Bastard son, mercenary soldier, protector of the rightful king and seeker of a treacherous secret, Jack Wynter lives in dangerous times. In England, the Wars of the Roses ended a decade agao, with the victory of King Edward of York. But an uneasy peace is fast broken when the King dies, and feuds old and new are awoken. When Jack is sent from his life in Seville to gloomy and dangerous England, he must uncover the truth behind the secret that he has been guarding, and the reason for his Father’s fall. As the new Prince Edward readies himself to be king, his uncle Richard makes a move for the throne – leading him and Jack on paths of intrigue, corruption, mystery and war. The old world is turning. A new world is rising.
Wow. I read a lot of books, and historical fiction is one of my favourite genres. I’m a huge history buff, so anything that mixes books and history, is right up my street. And, with the rise of bloody fantasy like Game of Thrones, combined with huge historical successes like the Shardlakeseries by C.J.Sansom, and Hilary Mantel’s Wolf Hall books, there is a new drive for historical fiction, so fans like me have plenty to go at.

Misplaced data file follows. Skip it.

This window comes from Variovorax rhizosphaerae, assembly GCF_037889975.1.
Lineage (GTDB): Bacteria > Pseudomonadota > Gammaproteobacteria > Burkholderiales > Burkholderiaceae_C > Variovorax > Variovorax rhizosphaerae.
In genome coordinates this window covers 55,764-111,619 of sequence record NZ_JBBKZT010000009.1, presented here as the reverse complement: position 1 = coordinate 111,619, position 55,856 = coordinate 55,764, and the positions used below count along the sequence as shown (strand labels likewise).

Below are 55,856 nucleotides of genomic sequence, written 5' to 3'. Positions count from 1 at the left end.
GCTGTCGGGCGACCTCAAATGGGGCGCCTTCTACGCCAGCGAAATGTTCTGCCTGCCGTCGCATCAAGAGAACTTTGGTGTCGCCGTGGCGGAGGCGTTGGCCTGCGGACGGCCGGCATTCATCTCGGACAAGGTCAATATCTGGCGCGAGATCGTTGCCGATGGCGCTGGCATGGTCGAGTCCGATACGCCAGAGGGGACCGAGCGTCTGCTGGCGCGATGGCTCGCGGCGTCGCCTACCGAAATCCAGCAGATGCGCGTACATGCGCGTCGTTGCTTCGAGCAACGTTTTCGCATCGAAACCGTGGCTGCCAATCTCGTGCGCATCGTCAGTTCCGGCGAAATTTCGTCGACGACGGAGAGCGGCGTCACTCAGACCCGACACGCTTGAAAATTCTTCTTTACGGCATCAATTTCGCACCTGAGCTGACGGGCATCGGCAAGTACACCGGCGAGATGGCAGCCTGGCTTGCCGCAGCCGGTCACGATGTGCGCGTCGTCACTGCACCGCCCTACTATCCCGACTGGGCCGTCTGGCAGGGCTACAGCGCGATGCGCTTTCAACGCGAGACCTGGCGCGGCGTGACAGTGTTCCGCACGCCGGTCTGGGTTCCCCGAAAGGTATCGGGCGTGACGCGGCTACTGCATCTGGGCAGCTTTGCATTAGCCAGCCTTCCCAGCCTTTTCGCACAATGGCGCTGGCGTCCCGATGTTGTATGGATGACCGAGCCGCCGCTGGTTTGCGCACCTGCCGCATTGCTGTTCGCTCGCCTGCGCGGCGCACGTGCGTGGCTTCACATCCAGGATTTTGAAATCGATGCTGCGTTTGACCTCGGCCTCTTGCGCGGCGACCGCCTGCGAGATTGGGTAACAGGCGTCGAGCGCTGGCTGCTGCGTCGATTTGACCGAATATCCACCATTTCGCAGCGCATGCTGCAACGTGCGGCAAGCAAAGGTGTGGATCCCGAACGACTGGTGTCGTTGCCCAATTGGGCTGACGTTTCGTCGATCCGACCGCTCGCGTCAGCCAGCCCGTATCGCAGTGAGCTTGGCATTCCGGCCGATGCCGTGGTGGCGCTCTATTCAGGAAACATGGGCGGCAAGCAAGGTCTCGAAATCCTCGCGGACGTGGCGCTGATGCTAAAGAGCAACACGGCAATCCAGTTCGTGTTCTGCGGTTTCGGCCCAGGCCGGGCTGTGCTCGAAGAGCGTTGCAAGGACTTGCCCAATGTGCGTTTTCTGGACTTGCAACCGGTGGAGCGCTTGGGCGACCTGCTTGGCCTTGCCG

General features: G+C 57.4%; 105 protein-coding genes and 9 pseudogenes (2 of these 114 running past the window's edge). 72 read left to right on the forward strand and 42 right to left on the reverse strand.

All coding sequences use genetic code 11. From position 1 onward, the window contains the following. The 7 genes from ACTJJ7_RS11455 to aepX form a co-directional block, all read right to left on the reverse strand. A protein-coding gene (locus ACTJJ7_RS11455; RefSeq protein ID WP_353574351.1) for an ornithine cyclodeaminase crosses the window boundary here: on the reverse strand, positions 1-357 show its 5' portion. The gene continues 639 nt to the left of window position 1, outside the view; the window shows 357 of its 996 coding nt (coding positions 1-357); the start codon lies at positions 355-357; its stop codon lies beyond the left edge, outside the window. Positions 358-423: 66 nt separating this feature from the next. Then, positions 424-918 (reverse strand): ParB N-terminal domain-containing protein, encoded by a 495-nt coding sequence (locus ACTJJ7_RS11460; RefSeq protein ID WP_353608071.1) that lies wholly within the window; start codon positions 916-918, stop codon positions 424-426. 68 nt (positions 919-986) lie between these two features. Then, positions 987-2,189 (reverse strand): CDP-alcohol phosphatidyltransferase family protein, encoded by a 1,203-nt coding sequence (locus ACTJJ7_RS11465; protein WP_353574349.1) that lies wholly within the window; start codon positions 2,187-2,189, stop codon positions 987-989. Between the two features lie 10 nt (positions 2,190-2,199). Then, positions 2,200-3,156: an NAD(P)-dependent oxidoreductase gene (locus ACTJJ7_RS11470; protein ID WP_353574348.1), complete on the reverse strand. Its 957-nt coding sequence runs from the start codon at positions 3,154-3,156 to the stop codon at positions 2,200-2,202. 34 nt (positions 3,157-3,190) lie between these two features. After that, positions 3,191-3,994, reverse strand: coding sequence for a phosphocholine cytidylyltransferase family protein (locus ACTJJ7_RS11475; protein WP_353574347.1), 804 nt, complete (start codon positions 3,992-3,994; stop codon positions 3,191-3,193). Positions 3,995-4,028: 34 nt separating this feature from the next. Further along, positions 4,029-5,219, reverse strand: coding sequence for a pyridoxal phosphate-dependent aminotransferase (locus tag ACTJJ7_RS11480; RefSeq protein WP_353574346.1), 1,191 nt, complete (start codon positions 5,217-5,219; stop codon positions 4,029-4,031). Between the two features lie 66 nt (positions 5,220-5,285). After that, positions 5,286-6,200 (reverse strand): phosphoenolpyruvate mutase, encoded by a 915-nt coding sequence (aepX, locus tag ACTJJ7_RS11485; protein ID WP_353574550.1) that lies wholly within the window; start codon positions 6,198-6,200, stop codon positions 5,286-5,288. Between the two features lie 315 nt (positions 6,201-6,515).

Little so far, has reached as lofty a height as Robyn Young has in “Sons of the Blood” though. This is one of the most thrilling books I’ve read in years – a true page turner that had me staying up late at night, determined to find the fates of characters that I had been made to invest so much in. The fall of the house of York and the rise of the house of Tudor is one that is often ignored – many books choose to focus on the slightly more glamourous Tudors, but in doing so they miss out on a turbulent and truly exciting period of history, where anything could happen.
Historical figures are skillfully blended with Young’s new creations, and all are treated with due respect – Richard III is, as is thankfully happening more often these days, not treated as a bad villain sterotype, and the question of the Princes in the Tower is one that becomes a major plot point here, developed in a way that I’ve never seen before.
In Jack, Robyn Young has created a lead character who fits well into historical ranks whilst forging his own path – his journey throughout the book is astonishing, and he becomes a friend to the reader the more the book goes on. I’m longing to go back to the world of Jack Wynter, the mysteries put in place so great that I’m eager to see to what new horizons where they will take both us and him, and frustrated that there’ll be a wait until the next book. For now though, read “Sons of the Blood” – you won’t regret it. Huge thanks to the publishers for the copy.